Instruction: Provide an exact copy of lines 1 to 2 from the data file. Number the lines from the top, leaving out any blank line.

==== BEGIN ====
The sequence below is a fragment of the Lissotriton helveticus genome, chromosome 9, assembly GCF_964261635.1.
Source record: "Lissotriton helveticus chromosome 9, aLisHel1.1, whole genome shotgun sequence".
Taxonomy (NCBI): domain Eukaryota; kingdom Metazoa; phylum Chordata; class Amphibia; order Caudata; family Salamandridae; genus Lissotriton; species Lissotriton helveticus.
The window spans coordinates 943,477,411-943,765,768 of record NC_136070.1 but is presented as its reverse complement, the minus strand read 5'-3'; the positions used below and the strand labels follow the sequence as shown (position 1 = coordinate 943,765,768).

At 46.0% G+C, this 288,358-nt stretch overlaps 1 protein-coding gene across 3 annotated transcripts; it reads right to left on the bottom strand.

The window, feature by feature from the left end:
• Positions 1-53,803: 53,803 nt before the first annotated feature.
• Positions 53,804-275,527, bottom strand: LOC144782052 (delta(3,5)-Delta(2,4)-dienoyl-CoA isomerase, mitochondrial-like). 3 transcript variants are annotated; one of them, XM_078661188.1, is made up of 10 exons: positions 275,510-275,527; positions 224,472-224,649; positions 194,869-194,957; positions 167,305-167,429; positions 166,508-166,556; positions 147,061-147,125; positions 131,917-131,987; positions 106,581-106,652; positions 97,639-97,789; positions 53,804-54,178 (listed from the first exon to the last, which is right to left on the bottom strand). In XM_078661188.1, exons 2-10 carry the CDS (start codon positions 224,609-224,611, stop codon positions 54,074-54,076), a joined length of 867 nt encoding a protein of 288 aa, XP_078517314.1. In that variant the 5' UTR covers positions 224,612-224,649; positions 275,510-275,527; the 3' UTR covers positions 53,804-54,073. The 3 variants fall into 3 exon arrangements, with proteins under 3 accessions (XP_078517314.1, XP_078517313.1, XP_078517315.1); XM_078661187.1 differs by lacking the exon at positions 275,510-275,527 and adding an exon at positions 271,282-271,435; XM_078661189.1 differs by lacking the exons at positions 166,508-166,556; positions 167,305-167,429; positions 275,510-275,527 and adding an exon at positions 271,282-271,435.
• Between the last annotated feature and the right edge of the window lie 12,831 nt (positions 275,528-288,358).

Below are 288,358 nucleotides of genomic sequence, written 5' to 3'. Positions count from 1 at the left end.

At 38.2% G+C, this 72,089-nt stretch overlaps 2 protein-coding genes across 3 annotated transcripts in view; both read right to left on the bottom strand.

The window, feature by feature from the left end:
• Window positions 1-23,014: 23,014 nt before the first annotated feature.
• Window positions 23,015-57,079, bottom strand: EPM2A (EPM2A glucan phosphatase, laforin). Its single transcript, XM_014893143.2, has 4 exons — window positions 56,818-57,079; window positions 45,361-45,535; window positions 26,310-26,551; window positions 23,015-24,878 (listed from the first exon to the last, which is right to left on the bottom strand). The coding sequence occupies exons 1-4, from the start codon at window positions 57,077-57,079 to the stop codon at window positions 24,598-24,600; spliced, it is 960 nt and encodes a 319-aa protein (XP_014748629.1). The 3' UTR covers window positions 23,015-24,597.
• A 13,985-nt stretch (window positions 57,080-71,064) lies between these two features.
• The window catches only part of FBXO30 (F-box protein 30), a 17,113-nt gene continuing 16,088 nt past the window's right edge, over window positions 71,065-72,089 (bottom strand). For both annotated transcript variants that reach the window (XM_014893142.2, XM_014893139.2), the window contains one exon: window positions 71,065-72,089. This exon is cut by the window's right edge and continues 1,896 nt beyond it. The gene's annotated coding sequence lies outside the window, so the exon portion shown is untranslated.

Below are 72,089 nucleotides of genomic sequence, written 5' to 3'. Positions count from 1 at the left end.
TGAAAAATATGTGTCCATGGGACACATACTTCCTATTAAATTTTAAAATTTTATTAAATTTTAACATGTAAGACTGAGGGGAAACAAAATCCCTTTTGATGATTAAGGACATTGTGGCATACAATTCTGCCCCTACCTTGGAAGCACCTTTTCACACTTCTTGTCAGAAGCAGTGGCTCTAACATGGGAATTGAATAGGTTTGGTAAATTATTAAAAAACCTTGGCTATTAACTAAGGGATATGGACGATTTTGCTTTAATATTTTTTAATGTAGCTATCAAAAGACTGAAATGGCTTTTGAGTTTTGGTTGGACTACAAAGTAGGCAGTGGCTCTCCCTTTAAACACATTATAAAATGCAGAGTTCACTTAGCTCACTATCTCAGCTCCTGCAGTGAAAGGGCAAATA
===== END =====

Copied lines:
The sequence below is a fragment of the Lissotriton helveticus genome, chromosome 9, assembly GCF_964261635.1.
Source record: "Lissotriton helveticus chromosome 9, aLisHel1.1, whole genome shotgun sequence".